Milt Peterson grew up in Worcester, Massachusetts, and enrolled at Middlebury College in fall 1954. During his senior year, he married his high school sweetheart and Middlebury classmate Carolyn Skyllberg, but not before receiving permission from Dean Elizabeth Baker “Ma” Kelly.
As a student, Peterson majored in economics and participated in ROTC. After graduating, he and Carolyn moved to northern Virginia, where he served as a lieutenant with the Army Corps of Engineers at Fort Belvoir.
During this time, he also gained a real estate license and began to pursue a career in building and real estate development after his military service. Decades later, a newspaper reporter unearthed the fact that Peterson’s real estate career could be traced back to his days as a Middlebury undergraduate. Back then, he earned money buying and reselling used textbooks to fellow students, then applying the profits to real estate purchases—his first—in Maine and Massachusetts. (The book selling temporarily put him in hot water with the College administration at the time—while these days his ingenuity and entrepreneurial spirit would be applauded.)
Peterson would go on to found his own real estate development firm, Peterson Companies, and over the course of a half century, he built a family organization that would become one of the largest privately held real estate development companies in the Washington, D.C., region. Since its founding, Peterson Companies has developed, acquired, managed, and leased more than 26,000 residential lots and approximately 34 million square feet of retail, hotel, and office space throughout Virginia, Maryland, and the District of Columbia.
Under Peterson’s leadership, his organization developed partnerships around the D.C. region that focused on responsible land usage, with emphasis on wetland mitigation, stream restoration, solar power, and LEED certification.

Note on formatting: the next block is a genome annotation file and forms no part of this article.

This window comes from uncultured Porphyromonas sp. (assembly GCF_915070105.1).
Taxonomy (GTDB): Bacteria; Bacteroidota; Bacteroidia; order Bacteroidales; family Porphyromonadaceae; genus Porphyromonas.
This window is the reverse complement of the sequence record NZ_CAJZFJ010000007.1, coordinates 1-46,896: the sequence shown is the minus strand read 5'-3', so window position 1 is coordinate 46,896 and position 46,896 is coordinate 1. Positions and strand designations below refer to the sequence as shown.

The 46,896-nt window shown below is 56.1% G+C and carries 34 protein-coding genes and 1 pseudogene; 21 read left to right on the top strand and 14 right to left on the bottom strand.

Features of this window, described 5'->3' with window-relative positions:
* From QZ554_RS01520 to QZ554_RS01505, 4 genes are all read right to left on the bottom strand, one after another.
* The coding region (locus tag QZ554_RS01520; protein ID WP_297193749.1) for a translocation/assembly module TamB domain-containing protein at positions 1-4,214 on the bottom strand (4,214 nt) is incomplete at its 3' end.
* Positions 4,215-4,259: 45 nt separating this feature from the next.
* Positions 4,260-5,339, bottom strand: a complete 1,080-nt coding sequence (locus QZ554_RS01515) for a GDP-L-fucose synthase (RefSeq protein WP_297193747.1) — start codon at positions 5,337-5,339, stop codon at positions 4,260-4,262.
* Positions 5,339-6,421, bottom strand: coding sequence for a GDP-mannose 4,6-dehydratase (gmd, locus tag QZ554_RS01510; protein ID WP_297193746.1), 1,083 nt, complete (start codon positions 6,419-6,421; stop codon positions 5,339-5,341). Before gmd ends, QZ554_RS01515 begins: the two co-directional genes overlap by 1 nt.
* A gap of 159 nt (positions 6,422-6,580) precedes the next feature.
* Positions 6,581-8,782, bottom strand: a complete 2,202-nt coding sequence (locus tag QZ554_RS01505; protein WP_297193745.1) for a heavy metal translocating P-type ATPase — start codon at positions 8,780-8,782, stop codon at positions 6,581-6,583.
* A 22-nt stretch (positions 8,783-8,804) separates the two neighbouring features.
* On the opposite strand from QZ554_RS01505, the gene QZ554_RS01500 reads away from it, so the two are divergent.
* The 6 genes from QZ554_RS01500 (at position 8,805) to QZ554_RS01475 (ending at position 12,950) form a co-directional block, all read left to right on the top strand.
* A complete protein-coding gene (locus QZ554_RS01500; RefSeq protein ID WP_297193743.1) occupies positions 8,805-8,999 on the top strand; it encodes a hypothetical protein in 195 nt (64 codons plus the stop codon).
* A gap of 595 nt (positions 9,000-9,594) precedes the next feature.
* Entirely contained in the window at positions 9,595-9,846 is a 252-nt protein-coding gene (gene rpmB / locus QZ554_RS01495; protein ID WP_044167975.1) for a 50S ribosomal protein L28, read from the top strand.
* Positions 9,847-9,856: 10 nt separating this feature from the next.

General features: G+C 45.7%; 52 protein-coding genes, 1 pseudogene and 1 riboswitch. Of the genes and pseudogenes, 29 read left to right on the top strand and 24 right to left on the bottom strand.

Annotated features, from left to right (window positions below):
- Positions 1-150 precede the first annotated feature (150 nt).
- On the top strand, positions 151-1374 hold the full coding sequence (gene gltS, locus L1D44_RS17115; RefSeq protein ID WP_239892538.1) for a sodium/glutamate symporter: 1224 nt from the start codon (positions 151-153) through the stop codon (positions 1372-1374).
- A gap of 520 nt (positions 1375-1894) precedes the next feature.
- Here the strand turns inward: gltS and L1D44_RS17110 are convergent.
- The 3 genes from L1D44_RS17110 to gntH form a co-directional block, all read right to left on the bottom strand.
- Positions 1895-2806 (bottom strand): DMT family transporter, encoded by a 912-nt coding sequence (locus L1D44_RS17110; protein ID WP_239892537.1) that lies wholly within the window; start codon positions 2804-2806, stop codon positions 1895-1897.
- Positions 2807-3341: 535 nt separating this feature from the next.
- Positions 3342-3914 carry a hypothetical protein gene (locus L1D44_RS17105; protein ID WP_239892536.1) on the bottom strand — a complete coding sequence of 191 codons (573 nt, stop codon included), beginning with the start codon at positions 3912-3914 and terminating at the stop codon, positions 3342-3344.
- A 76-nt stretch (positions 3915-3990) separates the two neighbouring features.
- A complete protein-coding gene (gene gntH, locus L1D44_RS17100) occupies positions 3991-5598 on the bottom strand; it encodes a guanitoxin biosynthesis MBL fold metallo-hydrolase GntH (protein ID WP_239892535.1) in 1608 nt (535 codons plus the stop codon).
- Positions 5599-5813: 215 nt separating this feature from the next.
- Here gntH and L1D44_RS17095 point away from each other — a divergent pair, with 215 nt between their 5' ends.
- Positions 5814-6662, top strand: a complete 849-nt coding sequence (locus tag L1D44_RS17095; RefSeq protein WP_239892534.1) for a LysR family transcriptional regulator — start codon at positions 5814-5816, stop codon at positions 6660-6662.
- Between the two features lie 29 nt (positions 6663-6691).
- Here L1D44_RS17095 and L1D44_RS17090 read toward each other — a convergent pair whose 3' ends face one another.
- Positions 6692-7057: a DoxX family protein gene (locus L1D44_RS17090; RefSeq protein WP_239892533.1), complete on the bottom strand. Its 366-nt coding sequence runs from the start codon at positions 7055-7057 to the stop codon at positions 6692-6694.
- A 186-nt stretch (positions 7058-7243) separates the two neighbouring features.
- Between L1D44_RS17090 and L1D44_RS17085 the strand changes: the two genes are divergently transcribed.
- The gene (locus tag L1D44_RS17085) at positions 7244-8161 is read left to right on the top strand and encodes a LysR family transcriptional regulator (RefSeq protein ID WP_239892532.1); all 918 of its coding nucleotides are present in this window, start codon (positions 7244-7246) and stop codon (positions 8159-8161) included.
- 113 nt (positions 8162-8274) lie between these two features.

In addition to real estate holdings, Peterson Companies expanded to include a range of diverse ventures, from a shrimp farm in Belize to biotech companies in the Capital Region. In 1997, the family established the Peterson Family Foundation, which has supported organizations such as Teach for America, the United Methodist Church, Youth for Tomorrow, and a number of educational institutions, including Middlebury.
Fiercely loyal to his alma mater, Peterson brought his vision for bold, richly imagined developments to most every capital project undertaken at Middlebury during his tenure as a trustee, and beyond.
Peterson and his family are among the institution’s most generous donors, and their philanthropic support across the decades helped transform Middlebury from a cherished, regional gem to the world-class global institution it is today.
Some of Peterson’s philanthropy is visible to all—most notably the Peterson Family Athletics Complex, the hub of a robust athletics program that provides a year-round home for competition and recreation. Less visible, though no less substantial, has been the Peterson family’s support for student financial aid and faculty teaching and scholarship. Through endowed professorships in classics and geosciences, an endowed fund for the Classics Department, and scholarship funds (including one named for Ma Kelly), Peterson and his family have demonstrated their deep commitment to the liberal arts and sciences in ways that will span generations.
“Milt was a giant in the long history of Middlebury,” said Middlebury’s current board chair, George Lee II ’88. “His leadership, generosity, and ceaseless love for the College have made an extraordinary impact and should inspire all of us as we go forward together.”
Said Patton: “Although you always knew he had dozens of other irons in the fire, when you encountered him—even on the busiest of days, which were most days for Milt—he would stop what he was doing and sit with you to share memories of Middlebury. He had so many interests and passions, but in those moments, you knew he wouldn’t want to be doing anything else.”
Peterson is survived by his wife Carolyn Skyllberg Peterson ’58; their four adult children, Lauren Peterson Fellows, who attended Bates College, and Middlebury graduates William “Rick” Peterson ’84, Jon Peterson ’86, and Steven Peterson ’88, who served as a trustee from 2004 to 2019; Rick’s wife, Phoebe Twichell Peterson ’86, and Jon’s wife, current Middlebury trustee Anne Davis Peterson ’85; and 10 grandchildren, including Middlebury alumni Christopher Peterson ’13, Nicholas Peterson ’18, and Luke Peterson ’19.